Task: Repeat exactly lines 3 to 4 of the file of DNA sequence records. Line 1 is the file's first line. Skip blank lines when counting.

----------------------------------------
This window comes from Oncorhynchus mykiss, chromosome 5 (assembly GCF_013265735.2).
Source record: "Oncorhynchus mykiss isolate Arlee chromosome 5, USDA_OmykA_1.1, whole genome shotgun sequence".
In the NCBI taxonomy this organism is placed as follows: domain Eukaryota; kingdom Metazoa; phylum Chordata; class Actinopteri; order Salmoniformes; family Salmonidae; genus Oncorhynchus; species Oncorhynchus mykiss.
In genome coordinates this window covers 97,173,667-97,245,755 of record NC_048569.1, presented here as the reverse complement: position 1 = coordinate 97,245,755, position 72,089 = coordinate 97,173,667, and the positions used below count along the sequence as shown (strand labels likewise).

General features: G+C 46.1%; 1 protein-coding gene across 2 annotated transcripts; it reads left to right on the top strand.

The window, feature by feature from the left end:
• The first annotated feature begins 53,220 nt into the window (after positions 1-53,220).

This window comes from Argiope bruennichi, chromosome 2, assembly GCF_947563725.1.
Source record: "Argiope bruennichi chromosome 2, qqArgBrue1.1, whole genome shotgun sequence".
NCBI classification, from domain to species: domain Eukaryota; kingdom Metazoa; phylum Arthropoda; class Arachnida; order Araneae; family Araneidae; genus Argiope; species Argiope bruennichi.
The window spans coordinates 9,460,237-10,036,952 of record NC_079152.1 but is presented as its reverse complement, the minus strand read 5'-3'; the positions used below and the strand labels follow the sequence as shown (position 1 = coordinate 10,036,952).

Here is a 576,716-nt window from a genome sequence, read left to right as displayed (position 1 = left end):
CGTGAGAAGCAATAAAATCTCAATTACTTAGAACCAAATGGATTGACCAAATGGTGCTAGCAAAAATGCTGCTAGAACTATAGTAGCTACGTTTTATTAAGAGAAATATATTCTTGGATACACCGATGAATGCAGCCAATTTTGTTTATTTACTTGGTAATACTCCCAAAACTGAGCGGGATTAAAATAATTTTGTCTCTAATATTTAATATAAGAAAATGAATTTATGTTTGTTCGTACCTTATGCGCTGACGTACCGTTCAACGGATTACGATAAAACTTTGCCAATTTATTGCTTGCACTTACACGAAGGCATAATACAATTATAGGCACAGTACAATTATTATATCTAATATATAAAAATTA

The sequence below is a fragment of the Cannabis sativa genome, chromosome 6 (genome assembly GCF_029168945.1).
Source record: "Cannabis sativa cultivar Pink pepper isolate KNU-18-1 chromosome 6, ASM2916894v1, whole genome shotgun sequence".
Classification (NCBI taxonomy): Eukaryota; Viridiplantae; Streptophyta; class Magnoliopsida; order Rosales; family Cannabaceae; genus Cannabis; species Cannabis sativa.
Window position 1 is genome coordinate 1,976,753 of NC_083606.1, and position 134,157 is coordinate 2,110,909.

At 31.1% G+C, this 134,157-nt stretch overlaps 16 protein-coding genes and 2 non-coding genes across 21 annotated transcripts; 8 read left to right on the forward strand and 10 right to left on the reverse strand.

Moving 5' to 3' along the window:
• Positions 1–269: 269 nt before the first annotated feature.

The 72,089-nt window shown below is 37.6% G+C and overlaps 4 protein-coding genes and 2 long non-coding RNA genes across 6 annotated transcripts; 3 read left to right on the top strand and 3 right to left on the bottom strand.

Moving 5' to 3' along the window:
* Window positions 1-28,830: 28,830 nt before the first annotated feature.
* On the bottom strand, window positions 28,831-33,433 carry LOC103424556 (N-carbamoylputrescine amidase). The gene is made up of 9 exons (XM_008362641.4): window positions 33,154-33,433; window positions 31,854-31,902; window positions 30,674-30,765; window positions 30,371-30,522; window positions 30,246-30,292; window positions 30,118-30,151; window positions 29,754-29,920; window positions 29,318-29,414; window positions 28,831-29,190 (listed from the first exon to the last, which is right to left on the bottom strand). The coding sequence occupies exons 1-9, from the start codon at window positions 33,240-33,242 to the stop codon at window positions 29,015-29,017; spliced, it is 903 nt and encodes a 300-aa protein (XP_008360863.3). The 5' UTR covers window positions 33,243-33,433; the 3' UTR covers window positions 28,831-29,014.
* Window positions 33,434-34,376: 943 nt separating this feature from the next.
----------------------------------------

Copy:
In the NCBI taxonomy this organism is placed as follows: domain Eukaryota; kingdom Metazoa; phylum Chordata; class Actinopteri; order Salmoniformes; family Salmonidae; genus Oncorhynchus; species Oncorhynchus mykiss.
In genome coordinates this window covers 97,173,667-97,245,755 of record NC_048569.1, presented here as the reverse complement: position 1 = coordinate 97,245,755, position 72,089 = coordinate 97,173,667, and the positions used below count along the sequence as shown (strand labels likewise).